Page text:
Is My Child a Psychopath?

Here are the signs of psychopathy in kids and what to do about them

It’s likely that many parents have at times questioned—even if it’s for a split second—whether a child’s lack of remorse or empathy might be a sign of a much bigger problem. But no parent ever wants to imagine that their child could be a psychopath.

Fortunately, most kids aren’t psychopaths—even though they may be uncaring or downright mean at one time or another. Kids who are psychopaths, however, are cruel and unemotional much of the time.

It’s important to note that kids aren’t either psychopaths or not. Psychopathy is a continuum and some elements will be found to some degree in most children.

Overview of Psychopathy

While the term psychopath isn’t an official mental health diagnosis, it is used to describe a cluster of characteristics and behaviors that indicate an individual is callous, uncaring, and deceitful. In the current psychiatric terminology, the pattern is generally known as Antisocial Personality Disorder. It’s a serious condition that reflects interpersonal deficits. It can also be linked to harmful behaviors.

Psychopaths are often misunderstood, however. They’re frequently depicted as mass murderers in movies. The truth is, most psychopaths don’t become serial killers.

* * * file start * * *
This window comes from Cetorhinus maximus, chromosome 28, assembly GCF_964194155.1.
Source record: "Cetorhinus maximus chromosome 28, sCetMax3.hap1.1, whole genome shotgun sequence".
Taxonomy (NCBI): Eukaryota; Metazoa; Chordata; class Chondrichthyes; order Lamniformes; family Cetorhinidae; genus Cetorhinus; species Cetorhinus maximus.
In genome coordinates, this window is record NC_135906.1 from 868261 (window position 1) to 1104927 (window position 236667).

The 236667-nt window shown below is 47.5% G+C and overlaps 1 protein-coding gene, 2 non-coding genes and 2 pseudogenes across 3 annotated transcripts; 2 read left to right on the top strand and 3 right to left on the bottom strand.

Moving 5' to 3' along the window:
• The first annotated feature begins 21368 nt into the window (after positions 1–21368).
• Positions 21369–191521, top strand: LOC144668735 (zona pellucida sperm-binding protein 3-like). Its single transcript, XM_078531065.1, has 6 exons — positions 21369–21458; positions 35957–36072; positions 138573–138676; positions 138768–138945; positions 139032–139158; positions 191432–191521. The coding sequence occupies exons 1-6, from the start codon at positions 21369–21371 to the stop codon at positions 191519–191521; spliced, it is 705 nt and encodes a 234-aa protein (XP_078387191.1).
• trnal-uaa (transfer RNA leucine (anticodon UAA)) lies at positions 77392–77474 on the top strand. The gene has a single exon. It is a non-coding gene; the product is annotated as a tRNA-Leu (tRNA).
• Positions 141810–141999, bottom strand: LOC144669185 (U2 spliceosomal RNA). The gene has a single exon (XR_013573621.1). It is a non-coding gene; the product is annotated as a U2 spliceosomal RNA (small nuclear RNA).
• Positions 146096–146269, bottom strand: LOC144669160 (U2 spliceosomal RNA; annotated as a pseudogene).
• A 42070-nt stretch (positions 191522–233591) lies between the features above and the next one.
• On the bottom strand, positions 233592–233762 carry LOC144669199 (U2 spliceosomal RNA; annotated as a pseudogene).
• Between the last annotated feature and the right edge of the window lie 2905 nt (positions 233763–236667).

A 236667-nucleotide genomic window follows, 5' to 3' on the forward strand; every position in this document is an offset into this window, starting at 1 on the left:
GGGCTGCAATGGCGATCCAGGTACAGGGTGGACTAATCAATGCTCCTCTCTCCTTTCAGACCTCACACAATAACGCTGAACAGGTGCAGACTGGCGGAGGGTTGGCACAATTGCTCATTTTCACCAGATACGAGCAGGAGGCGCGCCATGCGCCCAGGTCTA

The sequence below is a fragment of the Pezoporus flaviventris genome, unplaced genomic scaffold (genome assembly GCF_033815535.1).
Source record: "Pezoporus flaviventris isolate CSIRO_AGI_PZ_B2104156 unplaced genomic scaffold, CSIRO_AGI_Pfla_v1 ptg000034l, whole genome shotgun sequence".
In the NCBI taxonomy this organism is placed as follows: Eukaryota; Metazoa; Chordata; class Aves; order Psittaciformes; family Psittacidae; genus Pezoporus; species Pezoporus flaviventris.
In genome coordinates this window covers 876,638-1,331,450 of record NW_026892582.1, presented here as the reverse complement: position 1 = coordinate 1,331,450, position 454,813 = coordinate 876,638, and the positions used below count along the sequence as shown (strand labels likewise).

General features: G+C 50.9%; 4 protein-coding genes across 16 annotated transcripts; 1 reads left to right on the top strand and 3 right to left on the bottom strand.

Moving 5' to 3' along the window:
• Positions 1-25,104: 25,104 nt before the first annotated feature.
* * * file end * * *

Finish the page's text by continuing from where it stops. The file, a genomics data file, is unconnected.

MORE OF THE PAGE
In fact, some psychopaths go on to become successful entrepreneurs and business leaders. One study estimates that about 3 percent of business leaders may actually be psychopaths.


Researchers estimate about 1 percent of children exhibit the unemotional and callous traits associated with being a psychopath. That’s the same as the adult population—about 1 percent of adults may meet the criteria for psychopathy.

Psychopathy is more common among males than females, but it is not strictly a male disorder.

Since mental health providers don’t use the label psychopath, however, the exact numbers aren’t known. Many of the diagnoses used in mental health treatment overlap with psychopathy, however.

Children who are callous and unemotional are often diagnosed with oppositional defiant disorder at a young age. Then, during their teen years, they may be diagnosed with conduct disorder, which involves a persistent pattern of violating the rights of others and disregarding basic social rules.

As adults, psychopaths may be diagnosed with antisocial personality disorder. And while the conditions overlap, they aren’t synonymous. Antisocial personality disorder is a personality-based diagnosis. Psychopathy is more of a behavior-based condition.

Warning Signs

Toddlers and Preschoolers

A 2016 study conducted by researchers at the University of Michigan suggests early signs of psychopathy can be seen in children as young as 2 years old. Even at this age, they show differences in empathy and conscience.

The study asked the primary caregiver, the other parent, and a teacher/daycare provider, to rate children between ages 2 and 4 on the following items:

Your child doesn’t seem guilty after misbehaving.

Punishment doesn’t change your child’s behavior.

Your child is selfish/won’t share.

Your child lies.

Your child is sneaky and tries to get around you.